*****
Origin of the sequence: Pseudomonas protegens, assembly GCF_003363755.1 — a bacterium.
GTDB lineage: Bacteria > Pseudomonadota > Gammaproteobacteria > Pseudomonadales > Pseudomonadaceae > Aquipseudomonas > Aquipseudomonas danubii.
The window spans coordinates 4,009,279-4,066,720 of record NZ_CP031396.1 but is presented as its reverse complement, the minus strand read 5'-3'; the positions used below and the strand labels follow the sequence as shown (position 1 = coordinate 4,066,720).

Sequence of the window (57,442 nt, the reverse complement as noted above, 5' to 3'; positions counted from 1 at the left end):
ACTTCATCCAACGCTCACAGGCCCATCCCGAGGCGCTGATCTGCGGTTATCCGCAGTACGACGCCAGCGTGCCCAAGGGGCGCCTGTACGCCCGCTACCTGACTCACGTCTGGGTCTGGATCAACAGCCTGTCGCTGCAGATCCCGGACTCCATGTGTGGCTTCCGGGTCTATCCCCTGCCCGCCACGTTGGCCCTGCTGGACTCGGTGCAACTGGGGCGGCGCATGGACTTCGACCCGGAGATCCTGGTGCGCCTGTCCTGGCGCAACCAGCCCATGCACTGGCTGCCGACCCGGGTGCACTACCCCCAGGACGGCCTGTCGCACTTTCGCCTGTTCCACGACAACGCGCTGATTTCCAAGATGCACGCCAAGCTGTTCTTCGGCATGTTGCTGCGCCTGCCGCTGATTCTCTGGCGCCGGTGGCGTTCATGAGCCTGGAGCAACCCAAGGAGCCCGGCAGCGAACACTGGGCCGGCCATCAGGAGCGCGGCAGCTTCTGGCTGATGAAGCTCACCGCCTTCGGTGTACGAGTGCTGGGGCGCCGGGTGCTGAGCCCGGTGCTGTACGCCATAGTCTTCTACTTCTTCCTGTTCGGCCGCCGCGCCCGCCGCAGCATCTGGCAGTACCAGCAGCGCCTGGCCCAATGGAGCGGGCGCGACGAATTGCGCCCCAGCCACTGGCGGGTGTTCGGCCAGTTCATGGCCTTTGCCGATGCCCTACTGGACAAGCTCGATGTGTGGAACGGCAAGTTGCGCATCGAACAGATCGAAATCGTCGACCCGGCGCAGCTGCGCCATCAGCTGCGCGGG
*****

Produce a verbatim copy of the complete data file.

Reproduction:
Origin of the sequence: Pseudomonas protegens, assembly GCF_003363755.1 — a bacterium.
GTDB lineage: Bacteria > Pseudomonadota > Gammaproteobacteria > Pseudomonadales > Pseudomonadaceae > Aquipseudomonas > Aquipseudomonas danubii.
The window spans coordinates 4,009,279-4,066,720 of record NZ_CP031396.1 but is presented as its reverse complement, the minus strand read 5'-3'; the positions used below and the strand labels follow the sequence as shown (position 1 = coordinate 4,066,720).

Sequence of the window (57,442 nt, the reverse complement as noted above, 5' to 3'; positions counted from 1 at the left end):
ACTTCATCCAACGCTCACAGGCCCATCCCGAGGCGCTGATCTGCGGTTATCCGCAGTACGACGCCAGCGTGCCCAAGGGGCGCCTGTACGCCCGCTACCTGACTCACGTCTGGGTCTGGATCAACAGCCTGTCGCTGCAGATCCCGGACTCCATGTGTGGCTTCCGGGTCTATCCCCTGCCCGCCACGTTGGCCCTGCTGGACTCGGTGCAACTGGGGCGGCGCATGGACTTCGACCCGGAGATCCTGGTGCGCCTGTCCTGGCGCAACCAGCCCATGCACTGGCTGCCGACCCGGGTGCACTACCCCCAGGACGGCCTGTCGCACTTTCGCCTGTTCCACGACAACGCGCTGATTTCCAAGATGCACGCCAAGCTGTTCTTCGGCATGTTGCTGCGCCTGCCGCTGATTCTCTGGCGCCGGTGGCGTTCATGAGCCTGGAGCAACCCAAGGAGCCCGGCAGCGAACACTGGGCCGGCCATCAGGAGCGCGGCAGCTTCTGGCTGATGAAGCTCACCGCCTTCGGTGTACGAGTGCTGGGGCGCCGGGTGCTGAGCCCGGTGCTGTACGCCATAGTCTTCTACTTCTTCCTGTTCGGCCGCCGCGCCCGCCGCAGCATCTGGCAGTACCAGCAGCGCCTGGCCCAATGGAGCGGGCGCGACGAATTGCGCCCCAGCCACTGGCGGGTGTTCGGCCAGTTCATGGCCTTTGCCGATGCCCTACTGGACAAGCTCGATGTGTGGAACGGCAAGTTGCGCATCGAACAGATCGAAATCGTCGACCCGGCGCAGCTGCGCCATCAGCTGCGCGGG